So here is a modest proposal to Taiwan’s civil society: abolish the KMT and the DPP, and rebuild a spread of political parties along ideological and issue boundaries. Let there be labor parties, environmental parties, parties representing free market capitalism and parties representing social democracy. Let the people who agree on how governance and the governed should interact from the KMT and the DPP get together and work towards their goal. Let the spectrum of political parties reflect the spectrum of issues and wishes of the voters.
Okay, maybe that’s a bit of a stretch. The KMT and the DPP are probably here to stay. It would be hard to imagine a social force great enough to pressure both parties into committing political suicide and giving up its infrastructure and core supporters. The national identity question will still remain and seep back into politics. Fortunately, both the KMT and the DPP understand that the political tectonic plates are indeed shifting. Student movements of recent years have sprung up in response to the mistreatment of old factory workers, violent removal of residents for urban renewal projects, monopolization of news media, and nuclear energy policy. Beijing has been pushing for more complex, intertwined regulatory, trade and legal modes of interaction beneficial to its side. All of these issues demand both parties commit to a clear stance, and more importantly, to a clear ideology so people will know what to expect in the future. The two parties will not have to merely adjust their policies, but think hard about their legacies and organizational power structure as well.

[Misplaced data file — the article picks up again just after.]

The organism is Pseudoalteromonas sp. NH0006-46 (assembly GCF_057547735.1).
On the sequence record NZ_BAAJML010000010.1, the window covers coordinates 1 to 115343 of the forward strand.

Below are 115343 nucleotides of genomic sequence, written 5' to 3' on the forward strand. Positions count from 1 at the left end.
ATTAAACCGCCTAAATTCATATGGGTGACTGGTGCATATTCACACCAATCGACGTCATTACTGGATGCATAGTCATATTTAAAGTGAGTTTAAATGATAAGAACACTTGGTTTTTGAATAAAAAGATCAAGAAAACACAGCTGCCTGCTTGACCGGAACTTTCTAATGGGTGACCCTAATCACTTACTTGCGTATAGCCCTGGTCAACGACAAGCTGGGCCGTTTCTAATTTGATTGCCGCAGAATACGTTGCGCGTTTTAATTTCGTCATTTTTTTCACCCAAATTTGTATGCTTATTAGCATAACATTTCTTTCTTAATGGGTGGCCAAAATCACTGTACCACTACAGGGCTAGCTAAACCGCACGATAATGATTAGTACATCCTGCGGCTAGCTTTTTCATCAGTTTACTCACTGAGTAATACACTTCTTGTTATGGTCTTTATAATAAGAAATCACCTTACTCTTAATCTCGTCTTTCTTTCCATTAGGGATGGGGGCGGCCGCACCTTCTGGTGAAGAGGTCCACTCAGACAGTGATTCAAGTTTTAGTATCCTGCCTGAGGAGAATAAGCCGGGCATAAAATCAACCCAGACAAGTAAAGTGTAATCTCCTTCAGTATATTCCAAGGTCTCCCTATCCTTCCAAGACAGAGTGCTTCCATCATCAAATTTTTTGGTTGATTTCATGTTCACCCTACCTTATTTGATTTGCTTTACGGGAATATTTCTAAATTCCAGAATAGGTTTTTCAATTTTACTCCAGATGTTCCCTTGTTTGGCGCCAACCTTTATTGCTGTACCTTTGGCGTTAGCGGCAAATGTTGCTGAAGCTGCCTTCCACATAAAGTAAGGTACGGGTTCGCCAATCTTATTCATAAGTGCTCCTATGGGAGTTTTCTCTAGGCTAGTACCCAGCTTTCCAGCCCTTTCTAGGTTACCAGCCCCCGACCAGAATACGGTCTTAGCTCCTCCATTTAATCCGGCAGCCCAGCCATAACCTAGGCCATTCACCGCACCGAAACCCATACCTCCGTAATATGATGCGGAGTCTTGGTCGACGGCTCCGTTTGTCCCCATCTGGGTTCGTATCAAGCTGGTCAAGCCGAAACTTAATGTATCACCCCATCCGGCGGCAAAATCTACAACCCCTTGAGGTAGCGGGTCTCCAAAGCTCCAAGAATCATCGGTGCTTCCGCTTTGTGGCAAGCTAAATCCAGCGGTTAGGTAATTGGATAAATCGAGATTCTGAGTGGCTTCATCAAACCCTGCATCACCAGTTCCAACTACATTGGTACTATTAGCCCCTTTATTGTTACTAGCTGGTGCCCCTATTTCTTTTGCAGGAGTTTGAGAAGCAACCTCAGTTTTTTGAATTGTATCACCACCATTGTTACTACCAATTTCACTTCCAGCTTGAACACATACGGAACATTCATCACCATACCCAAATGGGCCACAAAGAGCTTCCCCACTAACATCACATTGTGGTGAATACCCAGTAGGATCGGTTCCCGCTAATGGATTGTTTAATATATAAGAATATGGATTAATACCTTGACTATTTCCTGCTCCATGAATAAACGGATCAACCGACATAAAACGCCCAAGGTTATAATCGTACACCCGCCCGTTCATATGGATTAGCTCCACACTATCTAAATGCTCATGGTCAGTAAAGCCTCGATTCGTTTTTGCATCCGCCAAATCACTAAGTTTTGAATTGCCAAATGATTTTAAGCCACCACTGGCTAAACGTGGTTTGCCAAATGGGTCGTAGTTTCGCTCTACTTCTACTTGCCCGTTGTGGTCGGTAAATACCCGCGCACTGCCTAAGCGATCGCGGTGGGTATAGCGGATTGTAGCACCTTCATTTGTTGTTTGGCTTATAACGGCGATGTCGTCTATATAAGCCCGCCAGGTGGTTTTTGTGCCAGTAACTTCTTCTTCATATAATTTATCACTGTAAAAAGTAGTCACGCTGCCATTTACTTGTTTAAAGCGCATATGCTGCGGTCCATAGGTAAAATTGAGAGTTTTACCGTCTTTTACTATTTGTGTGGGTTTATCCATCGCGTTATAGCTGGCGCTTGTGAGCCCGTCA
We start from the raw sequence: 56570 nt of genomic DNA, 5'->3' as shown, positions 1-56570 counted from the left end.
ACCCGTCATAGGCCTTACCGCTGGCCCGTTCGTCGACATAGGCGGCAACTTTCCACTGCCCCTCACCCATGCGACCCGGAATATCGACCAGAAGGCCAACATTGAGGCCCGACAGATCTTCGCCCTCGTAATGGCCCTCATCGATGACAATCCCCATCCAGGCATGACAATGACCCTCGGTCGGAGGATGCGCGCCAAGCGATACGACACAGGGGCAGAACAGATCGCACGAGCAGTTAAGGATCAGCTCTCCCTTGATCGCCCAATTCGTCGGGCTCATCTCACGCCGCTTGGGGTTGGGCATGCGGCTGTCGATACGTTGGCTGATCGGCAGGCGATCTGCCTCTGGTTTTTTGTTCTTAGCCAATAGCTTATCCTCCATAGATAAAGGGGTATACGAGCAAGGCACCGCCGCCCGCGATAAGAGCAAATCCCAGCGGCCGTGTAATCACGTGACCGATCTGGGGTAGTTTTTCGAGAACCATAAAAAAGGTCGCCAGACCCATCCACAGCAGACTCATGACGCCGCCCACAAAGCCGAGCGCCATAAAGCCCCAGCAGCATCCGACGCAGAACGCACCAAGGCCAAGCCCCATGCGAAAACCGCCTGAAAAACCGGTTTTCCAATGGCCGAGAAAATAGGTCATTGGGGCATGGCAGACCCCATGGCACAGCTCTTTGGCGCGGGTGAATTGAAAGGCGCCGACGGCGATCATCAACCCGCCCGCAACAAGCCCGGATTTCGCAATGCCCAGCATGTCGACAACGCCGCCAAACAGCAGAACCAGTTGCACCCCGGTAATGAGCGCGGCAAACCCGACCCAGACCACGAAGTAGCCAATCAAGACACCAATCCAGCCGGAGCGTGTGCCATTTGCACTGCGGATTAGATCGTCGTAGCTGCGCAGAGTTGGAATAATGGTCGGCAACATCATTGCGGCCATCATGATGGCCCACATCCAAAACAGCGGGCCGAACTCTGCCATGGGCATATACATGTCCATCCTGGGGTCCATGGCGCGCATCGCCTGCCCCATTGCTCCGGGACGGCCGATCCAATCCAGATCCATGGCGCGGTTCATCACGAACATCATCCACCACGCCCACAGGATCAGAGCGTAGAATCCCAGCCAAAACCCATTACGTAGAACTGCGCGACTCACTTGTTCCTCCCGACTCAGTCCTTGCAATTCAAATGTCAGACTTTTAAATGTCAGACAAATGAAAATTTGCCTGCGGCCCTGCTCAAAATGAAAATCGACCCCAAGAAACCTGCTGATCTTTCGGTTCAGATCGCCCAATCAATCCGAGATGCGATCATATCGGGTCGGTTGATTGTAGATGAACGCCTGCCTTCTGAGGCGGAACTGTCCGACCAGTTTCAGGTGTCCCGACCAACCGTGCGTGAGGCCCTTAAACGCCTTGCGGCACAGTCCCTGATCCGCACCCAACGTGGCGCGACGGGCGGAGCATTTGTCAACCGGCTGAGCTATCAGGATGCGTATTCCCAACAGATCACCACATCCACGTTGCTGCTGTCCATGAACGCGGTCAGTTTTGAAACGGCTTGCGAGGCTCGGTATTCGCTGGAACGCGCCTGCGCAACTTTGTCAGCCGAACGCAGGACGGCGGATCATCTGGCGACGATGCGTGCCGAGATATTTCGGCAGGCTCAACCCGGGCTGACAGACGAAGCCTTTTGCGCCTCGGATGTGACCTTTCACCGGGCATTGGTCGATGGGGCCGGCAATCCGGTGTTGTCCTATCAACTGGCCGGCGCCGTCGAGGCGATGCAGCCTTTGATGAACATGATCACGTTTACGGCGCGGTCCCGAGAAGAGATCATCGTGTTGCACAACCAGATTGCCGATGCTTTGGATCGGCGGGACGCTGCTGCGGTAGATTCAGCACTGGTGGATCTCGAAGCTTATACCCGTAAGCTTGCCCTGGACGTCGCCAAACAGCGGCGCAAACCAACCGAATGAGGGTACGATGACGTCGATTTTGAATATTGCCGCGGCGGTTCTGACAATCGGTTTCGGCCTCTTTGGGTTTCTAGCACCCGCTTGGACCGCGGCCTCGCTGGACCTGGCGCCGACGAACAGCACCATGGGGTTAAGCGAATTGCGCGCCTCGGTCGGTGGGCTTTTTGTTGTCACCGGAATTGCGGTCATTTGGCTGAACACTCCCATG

There is a lot of soul searching in the horizon for Taiwan’s two major parties. A lot of work still needs to be done if the people of Taiwan want to replace politicians weaned on nationalistic fervor with those that are pragmatic in their approach and empathetic in their service to the people. Perhaps then we will see Taiwan’s parliament as less of a circus and more of a proper, respected arena where a small committee meeting might just produce a small glimmer of optimism.